It is only the giving that makes us what [who] we are. - Ian Anderson.
          Be-Think Betsy L. Angert

          by Bcgntn on Mon Sep 18, 2006 at 06:13:45 PM PDT

          [ Parent ]

      •  There really is a catagory of single and not (2+ / 0-)
        Recommended by:
        xanthe, Bcgntn

        looking and also not "have given up."  This isn't the Labor Dept's statistics on unemployment.  Many women, including myself, enjoy being single.

        •  Excellent comment!!!! (1+ / 0-)
          Recommended by:
          oculus

          Dear oculus . . .

          I relate!  This is so true.  You can be open and not looking, joyous and need nothing more without having given up on possibilities.  I think I live there.

          It is only the giving that makes us what [who] we are. - Ian Anderson.
          Be-Think Betsy L. Angert

          by Bcgntn on Mon Sep 18, 2006 at 06:16:36 PM PDT

          [ Parent ]

      •  we cannot know what is true (0+ / 0-)

        Dear isis2 . . .

        We cannot know what is true for each individual.

        My experience is people rarely know them selves.

        It is only the giving that makes us what [who] we are. - Ian Anderson.
        Be-Think Betsy L. Angert

        by Bcgntn on Mon Sep 18, 2006 at 06:04:31 PM PDT

        [ Parent ]

  •  I thank you all sincerely . . . (3+ / 0-)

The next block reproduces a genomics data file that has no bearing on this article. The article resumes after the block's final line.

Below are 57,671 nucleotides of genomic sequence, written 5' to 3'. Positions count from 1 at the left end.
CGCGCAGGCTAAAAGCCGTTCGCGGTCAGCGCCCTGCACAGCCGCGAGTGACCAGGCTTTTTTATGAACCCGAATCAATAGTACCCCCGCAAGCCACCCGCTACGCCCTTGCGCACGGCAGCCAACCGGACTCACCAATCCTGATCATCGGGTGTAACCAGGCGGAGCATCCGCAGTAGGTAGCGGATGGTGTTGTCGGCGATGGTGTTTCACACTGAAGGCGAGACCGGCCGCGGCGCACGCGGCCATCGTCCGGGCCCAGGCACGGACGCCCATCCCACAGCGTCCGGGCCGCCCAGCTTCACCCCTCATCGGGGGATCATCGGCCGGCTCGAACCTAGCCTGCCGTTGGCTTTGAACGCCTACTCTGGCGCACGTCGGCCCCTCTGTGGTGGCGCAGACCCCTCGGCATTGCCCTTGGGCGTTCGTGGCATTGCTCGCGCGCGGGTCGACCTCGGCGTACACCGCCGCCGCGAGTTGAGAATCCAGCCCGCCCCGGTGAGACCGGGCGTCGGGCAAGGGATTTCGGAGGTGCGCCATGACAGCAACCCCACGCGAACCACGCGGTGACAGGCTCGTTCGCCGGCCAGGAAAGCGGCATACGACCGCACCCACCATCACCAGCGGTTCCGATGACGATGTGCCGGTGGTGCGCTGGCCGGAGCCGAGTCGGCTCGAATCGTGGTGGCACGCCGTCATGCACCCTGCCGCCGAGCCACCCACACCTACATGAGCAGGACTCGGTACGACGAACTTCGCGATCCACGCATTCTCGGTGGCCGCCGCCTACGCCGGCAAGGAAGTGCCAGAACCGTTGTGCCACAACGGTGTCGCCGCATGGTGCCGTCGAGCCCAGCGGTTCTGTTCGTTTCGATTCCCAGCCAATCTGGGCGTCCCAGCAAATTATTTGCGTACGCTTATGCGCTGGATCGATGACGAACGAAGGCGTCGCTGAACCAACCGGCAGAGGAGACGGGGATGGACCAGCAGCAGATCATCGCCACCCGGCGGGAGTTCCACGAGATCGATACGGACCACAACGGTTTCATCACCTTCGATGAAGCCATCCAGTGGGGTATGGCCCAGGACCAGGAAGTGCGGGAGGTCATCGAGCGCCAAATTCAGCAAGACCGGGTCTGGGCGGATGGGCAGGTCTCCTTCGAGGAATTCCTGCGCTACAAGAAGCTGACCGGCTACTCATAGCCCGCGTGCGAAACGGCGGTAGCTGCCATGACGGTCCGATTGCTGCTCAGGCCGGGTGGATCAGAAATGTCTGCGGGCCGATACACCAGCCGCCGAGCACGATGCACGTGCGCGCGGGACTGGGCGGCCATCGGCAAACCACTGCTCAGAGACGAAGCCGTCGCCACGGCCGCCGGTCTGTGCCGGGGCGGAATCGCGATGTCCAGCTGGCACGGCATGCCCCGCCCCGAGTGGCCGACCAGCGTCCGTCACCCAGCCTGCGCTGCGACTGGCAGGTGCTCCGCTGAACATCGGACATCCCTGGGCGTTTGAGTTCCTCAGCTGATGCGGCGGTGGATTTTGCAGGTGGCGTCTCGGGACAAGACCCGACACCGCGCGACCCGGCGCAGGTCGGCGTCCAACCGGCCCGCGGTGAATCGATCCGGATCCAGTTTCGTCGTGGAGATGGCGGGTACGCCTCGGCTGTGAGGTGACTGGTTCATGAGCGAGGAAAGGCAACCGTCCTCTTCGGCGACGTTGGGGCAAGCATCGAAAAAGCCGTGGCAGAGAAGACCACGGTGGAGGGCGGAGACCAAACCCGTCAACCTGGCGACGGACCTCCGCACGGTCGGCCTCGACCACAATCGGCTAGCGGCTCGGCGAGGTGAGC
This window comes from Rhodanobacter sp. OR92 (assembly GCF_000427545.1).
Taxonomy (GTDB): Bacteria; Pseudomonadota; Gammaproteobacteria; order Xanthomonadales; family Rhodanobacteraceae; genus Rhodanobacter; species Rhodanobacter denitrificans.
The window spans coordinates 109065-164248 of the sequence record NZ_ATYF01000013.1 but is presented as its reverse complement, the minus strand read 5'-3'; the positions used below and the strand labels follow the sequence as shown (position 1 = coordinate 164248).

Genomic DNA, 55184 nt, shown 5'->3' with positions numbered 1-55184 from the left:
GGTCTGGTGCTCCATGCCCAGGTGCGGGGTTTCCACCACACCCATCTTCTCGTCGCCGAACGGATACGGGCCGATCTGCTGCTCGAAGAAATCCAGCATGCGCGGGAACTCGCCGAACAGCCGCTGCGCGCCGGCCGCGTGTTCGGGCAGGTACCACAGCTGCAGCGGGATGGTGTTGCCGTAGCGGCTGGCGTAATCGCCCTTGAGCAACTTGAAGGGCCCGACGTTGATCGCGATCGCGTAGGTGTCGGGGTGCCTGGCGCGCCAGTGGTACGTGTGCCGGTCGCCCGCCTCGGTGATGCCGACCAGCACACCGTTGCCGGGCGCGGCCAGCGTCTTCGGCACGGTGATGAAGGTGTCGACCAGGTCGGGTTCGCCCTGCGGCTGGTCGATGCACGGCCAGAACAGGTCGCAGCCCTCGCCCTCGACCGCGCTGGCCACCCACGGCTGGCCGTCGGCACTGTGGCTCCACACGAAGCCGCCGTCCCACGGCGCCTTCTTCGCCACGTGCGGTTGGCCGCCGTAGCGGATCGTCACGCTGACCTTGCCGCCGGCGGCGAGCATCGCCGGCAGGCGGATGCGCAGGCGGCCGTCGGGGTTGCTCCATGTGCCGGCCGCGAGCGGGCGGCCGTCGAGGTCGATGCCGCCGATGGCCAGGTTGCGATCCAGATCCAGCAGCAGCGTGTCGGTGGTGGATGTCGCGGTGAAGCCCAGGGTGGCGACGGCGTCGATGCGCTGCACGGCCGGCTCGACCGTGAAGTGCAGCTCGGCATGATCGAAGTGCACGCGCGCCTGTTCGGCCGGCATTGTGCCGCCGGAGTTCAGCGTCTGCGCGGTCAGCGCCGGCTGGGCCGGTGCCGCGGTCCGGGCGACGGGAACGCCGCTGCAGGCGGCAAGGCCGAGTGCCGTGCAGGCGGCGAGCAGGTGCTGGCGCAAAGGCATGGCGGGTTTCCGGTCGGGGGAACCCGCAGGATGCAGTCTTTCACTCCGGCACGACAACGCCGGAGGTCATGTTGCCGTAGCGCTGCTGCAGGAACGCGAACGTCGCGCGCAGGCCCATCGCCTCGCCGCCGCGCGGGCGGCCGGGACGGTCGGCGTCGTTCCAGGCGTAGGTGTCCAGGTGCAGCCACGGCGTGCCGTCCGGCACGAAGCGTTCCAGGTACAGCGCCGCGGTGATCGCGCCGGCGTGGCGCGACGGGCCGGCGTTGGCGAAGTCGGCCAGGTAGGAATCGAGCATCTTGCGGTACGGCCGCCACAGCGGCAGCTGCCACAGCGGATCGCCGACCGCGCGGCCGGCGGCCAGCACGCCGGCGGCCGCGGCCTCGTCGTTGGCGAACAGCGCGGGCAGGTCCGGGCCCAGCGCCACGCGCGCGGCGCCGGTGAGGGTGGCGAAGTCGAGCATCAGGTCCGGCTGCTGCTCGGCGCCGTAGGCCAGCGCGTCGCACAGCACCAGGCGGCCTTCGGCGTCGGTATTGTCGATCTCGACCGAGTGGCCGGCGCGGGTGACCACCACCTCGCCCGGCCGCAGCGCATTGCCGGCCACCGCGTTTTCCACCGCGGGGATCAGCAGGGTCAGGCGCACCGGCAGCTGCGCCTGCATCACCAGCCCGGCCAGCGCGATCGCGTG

Recommended by:
    theboz, oculus, Chincoteague

    Dear theboz and All . . .

    I am anxious to respond.  However, for now I need to leave the Net for an hour or so.  Please share freely.  I love this flow!!  

    I look forward to reading and replying upon my return.

    I thank you all sincerely.  I am so grateful that this subject touches the hearts and minds of many.  I worried.

    It is only the giving that makes us what [who] we are. - Ian Anderson.
    Be-Think Betsy L. Angert

    by Bcgntn on Mon Sep 18, 2006 at 01:47:44 PM PDT

    •  Thanks (1+ / 0-)
      Recommended by:
      Bcgntn

      I won't respond until tomorrow at the earliest myself, even if I have time to do so then.  I'm glad you'll read it though because I noticed this diary got pushed off the front page fairly quickly.

      •  all the joyousness (0+ / 0-)

        Dear theboz . . .

        All good.  It is a great pleasure to share with you, always!

        I absolutely read what people write.  If I am late in responding, there is a reason, separate from my desire to communicate.  It can be so frustrating; life happens and I struggle to fit all the joyousness in.

        It is only the giving that makes us what [who] we are. - Ian Anderson.